ABOUT THE COMMUNITY
Dhapchung is a small village in the mountainous terrain of Sindhupalchok, one of the least developed districts of Nepal. The remote village is several hours walking from the nearest road. The community was heavily affected by the 2015 earthquakes and is still on the road to recovery. The residents of Dhapchung are Tamang, an ethnic group indigenous to the Himalayan regions of Nepal and India. Most are subsistence farmers who grow crops on the terraced hillsides. Many families in Dhapchung have relied on expensive, unreliable, and toxic non-renewable energy sources for their lighting and cooking.
ABOUT THE PROJECT
In September 2016, volunteers and staff from GRID and partner organizations Gham Power and Digo Bikas Institute arrived in the remote village of Dhapchung after a long, bumpy bus ride and a trek up the hillside, a trip that took 15 hours total! We received a warm welcome from Dhapchung community members upon our arrival, and spent the next four days immersed in the village, getting to know and working alongside its 200 residents.
Together, we completed the installation of a 16kW solar microgrid, wired the battery bank and the inverters and charge controllers, installed pre-pay meters on the power poles and connected them to breakers in each house. When it was finished, we flipped the switch and celebrated as the system came on in Dhapchung.
While in the village, we enjoyed playing with the kids, who brought us flowers and led us around the foot paths; eating local cucumbers and drinking buffalo milk inside family homes; attending a Women’s Group meeting; and seeing the stunning view from the mountaintop each morning. The generosity and kindness of the people in Dhapchung warmed our hearts.
Electricity will provide a safer, more affordable lighting option for homes; give students and teachers access to the internet and other electronic resources to accelerate their learning; charge cell phones and other devices cheaply and locally; and provide local businesses and entrepreneurs with the tools they need to be successful.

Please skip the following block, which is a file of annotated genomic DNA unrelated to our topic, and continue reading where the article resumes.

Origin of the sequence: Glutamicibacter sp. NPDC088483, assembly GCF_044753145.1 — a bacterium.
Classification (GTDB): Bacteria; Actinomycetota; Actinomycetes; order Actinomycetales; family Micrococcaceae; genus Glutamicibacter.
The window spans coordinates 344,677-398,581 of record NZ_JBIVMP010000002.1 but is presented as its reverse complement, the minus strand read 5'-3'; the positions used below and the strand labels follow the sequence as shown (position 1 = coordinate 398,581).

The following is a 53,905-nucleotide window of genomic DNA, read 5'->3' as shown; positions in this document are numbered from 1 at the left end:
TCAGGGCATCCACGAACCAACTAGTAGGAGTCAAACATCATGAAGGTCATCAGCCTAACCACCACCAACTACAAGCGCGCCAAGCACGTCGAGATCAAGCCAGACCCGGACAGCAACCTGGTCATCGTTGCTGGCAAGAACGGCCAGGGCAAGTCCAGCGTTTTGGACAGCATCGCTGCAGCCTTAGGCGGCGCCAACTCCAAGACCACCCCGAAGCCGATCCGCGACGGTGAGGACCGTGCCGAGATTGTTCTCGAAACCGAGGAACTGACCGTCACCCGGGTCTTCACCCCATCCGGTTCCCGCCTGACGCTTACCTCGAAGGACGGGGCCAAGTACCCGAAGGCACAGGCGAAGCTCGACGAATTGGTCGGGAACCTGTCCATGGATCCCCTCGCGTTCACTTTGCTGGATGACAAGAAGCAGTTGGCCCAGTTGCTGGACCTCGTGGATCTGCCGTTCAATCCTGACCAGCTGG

Thanks to the hard work of our volunteers and partners and your generosity, the community now has an unprecedented level of connectivity and opportunity. We look forward to seeing how clean, reliable electricity serves residents in the coming years.
We are extremely grateful to Gham Power, Digo Bikas Institute, Empower Generation, Beyul Treks & Travel, and Nepal Wireless, GRID Alternatives volunteers, the Dhapchung community, and all of our supporters for making this project a success. Thank you!
Please donate today to support our international rural electrification work!
ABOUT THE PARTNER ORGANIZATIONS
Our experience in Nicaragua has taught us that community partnerships are key to successful projects. GRID partnered with the Digo Bikas Institute, a local research and advocacy organization with deep roots in the area, to select the community and engage them in the project from the very beginning.
The solar micro-grid was installed in partnership with local solar company Gham Power. Gham Power’s smart solar design, technical expertise, and track record of successful and sustainable rural electrification projects made them a great partner for GRID’s Power Up Nepal project.
To further extend the impact of this project, GRID Alternatives partnered with Empower Generation to implement a solar lighting program that engages women in the Sindhupalchok region in selling solar lights to surrounding communities.
This project demonstrates how a rural micro-grid can be implemented in a sustainable way, providing reliable, high-quality clean energy 24 hours a day and catalyzing the long-term economic development of the community.
Solar for Sustainable Development
One year after the devastating earthquakes that struck Nepal, there is still great need in Dhapchung. Lacking access to electricity, families in Dhapchung have relied on expensive, unreliable, and toxic non-renewable energy sources for their lighting and cooking. Read the full story here.
Powering Women Entrepreneurs
In many developing communities, women spend hours each day retrieving wood for cooking and kerosene for lighting. They are disproportionately exposed to the toxic fumes from these fuels. What if women could gain back productive hours, expand energy access, and earn an income all at once? Read the full story here.
Solar Micro-Grids for Rural Electrification
Community-based solar micro-grids have great potential to contribute to development, yet few rural micro-grid models exist that are self-sustaining and meet the long-term needs of beneficiaries. We're on a mission to change that. Read the full story here.
You Can Make a Difference
The village of Dhapchung, Nepal may seem worlds away from where you sit right now. Thanks to Chris Fearon, a dedicated volunteer and supporter of GRID, Dhapchung feels much closer. Read the full story here.